• These commitments allow verification of her subsequent actions.

Nick Hopper - Crypto/Security Seminar


K anonymous message transmission k amt with vss

P2

P3

P1

P4

k-anonymous message transmission (k-AMT) with VSS

Before starting, each player commits to si,1 …si,k viaPedersen commitment C(s,r)=gshr

s1,1+s1,2+s1,3+s1,4= x1= (Gi,Mi)

C1

C1

C1

Nick Hopper - Crypto/Security Seminar


K anonymous message transmission k amt with vss1

k-anonymous message transmission (k-AMT) with VSS

Before starting, each player commits to si,1 …si,k viaPedersen commitment C(s,r)=gshr

s1,1+s1,2+s1,3+s1,4= x1= (Gi,Mi)

P2

P3

C2

C3

P1

P4

C4

Nick Hopper - Crypto/Security Seminar


How to break k amt ii

How to break k-AMT (II)

  • The multiparty sum protocol gives k participants a single shared channel: at most one person can successfully transmit each turn.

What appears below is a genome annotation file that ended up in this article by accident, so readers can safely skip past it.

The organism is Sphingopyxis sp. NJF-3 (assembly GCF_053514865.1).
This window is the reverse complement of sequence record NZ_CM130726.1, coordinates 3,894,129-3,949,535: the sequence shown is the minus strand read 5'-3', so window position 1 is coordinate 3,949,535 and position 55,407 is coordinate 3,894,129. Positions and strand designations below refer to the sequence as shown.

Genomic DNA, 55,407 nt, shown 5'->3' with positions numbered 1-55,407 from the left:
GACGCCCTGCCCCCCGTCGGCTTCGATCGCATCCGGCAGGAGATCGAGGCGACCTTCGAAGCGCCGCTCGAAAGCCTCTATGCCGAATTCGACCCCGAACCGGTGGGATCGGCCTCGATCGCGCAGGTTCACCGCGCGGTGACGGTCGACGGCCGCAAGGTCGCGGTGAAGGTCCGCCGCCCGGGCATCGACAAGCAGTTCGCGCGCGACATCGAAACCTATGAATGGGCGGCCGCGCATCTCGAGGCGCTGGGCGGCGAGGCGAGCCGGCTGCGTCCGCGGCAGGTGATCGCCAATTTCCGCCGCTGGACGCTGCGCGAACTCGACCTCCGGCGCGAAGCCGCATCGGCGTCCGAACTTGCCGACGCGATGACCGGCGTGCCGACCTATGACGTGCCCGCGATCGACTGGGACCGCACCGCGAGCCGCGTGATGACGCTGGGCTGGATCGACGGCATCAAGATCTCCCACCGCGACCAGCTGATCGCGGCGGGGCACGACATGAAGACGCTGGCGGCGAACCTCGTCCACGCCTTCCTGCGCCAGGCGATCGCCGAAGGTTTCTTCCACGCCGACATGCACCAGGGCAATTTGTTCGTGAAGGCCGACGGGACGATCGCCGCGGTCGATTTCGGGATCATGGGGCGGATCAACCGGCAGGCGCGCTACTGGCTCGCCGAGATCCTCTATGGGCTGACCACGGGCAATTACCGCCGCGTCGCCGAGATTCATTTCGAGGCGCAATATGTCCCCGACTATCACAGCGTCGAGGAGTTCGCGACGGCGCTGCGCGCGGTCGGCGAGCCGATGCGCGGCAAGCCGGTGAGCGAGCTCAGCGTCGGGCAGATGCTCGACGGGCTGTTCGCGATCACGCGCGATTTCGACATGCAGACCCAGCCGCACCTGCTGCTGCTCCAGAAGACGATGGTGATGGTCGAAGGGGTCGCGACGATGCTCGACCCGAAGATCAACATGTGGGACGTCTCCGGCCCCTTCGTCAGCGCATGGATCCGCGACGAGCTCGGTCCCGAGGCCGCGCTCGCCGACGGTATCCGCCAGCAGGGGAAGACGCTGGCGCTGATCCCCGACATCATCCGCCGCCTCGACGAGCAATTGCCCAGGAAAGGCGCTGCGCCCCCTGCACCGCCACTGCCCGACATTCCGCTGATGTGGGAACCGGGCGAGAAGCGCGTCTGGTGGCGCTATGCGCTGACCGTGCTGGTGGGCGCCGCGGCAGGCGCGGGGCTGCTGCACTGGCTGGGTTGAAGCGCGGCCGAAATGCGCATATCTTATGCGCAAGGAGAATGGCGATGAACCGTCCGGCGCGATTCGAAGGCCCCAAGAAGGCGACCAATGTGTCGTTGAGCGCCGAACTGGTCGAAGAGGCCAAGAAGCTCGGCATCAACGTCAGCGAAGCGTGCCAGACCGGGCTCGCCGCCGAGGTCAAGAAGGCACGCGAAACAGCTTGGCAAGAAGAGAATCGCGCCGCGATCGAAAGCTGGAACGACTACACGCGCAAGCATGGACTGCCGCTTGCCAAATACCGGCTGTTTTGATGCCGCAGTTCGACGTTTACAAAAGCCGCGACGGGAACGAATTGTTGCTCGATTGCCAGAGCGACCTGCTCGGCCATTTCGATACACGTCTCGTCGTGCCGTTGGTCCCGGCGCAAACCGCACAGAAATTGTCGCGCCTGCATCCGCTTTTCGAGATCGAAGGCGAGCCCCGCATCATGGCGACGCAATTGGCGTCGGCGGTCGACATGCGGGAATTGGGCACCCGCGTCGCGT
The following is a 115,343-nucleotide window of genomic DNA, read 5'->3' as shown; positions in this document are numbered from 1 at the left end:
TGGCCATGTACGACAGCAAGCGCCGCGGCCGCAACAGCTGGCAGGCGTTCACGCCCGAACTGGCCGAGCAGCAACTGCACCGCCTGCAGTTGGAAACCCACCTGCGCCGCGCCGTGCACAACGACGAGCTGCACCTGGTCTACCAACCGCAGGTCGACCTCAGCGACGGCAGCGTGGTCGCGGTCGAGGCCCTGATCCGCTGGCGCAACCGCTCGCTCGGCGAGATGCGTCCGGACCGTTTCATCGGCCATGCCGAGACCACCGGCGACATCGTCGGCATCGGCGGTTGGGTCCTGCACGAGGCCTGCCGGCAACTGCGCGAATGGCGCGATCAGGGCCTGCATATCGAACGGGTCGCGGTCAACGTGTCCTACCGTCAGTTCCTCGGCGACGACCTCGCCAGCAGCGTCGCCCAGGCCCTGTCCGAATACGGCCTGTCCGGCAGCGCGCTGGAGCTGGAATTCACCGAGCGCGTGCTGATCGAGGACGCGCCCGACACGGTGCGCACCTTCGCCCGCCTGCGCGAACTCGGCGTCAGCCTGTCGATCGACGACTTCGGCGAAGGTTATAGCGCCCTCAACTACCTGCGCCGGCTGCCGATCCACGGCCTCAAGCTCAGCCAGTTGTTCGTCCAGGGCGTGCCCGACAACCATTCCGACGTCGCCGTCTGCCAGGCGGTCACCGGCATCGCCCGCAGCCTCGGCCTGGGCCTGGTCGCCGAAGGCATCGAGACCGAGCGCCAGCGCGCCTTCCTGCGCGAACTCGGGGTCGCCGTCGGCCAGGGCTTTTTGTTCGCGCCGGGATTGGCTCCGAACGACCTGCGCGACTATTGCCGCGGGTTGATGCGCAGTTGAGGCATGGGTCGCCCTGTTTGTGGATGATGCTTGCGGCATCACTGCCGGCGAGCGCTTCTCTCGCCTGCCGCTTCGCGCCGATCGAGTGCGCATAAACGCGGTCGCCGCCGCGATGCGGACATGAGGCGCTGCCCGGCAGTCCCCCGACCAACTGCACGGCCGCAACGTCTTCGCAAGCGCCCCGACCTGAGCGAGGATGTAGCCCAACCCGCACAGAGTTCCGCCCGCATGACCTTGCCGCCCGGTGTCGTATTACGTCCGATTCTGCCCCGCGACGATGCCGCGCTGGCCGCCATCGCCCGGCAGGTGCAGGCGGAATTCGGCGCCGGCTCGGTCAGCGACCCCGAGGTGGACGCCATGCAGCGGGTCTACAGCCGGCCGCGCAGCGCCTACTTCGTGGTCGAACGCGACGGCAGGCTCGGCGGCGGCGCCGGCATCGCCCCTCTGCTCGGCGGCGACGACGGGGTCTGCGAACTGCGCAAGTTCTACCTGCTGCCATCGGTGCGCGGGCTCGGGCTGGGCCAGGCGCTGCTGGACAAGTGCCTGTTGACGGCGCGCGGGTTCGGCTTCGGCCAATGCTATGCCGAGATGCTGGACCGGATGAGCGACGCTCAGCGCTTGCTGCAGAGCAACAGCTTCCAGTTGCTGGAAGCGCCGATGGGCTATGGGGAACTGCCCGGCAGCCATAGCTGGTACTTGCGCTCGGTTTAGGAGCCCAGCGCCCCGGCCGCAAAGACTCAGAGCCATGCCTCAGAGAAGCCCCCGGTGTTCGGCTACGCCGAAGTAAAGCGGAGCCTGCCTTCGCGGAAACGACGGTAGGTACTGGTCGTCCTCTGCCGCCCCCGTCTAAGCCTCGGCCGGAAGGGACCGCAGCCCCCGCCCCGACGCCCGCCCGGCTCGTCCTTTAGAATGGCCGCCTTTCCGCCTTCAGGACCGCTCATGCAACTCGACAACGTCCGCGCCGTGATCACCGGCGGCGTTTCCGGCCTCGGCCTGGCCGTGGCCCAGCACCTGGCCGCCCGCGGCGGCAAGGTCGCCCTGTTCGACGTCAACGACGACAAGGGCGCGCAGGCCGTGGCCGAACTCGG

• So: Transmit every turn! VSS still perfectly hides the value of each input; no one will know who is hogging the line.

Nick Hopper - Crypto/Security Seminar


Accommodating more than one sender per turn

Accommodating more than one sender per turn

  • Idea: we can run several turns in parallel. Instead of sending commitments to shares of a single value, generate shares of 2k values.

  • If Alice picks a random “turn” to transmit in, she should have probability at least ½ of successfully transmitting.

Nick Hopper - Crypto/Security Seminar


Accommodating more than one sender per turn1

Accommodating more than one sender per turn

Before starting, each player picks slot l, sets xi,l= (G,M), xi,1=…=xi,2k= 0, and chooses si,j,t so that msi,j,t =xi,j

P2

P3

C1,1..2k

C1,1..2k

P1

P4

C1,1..2k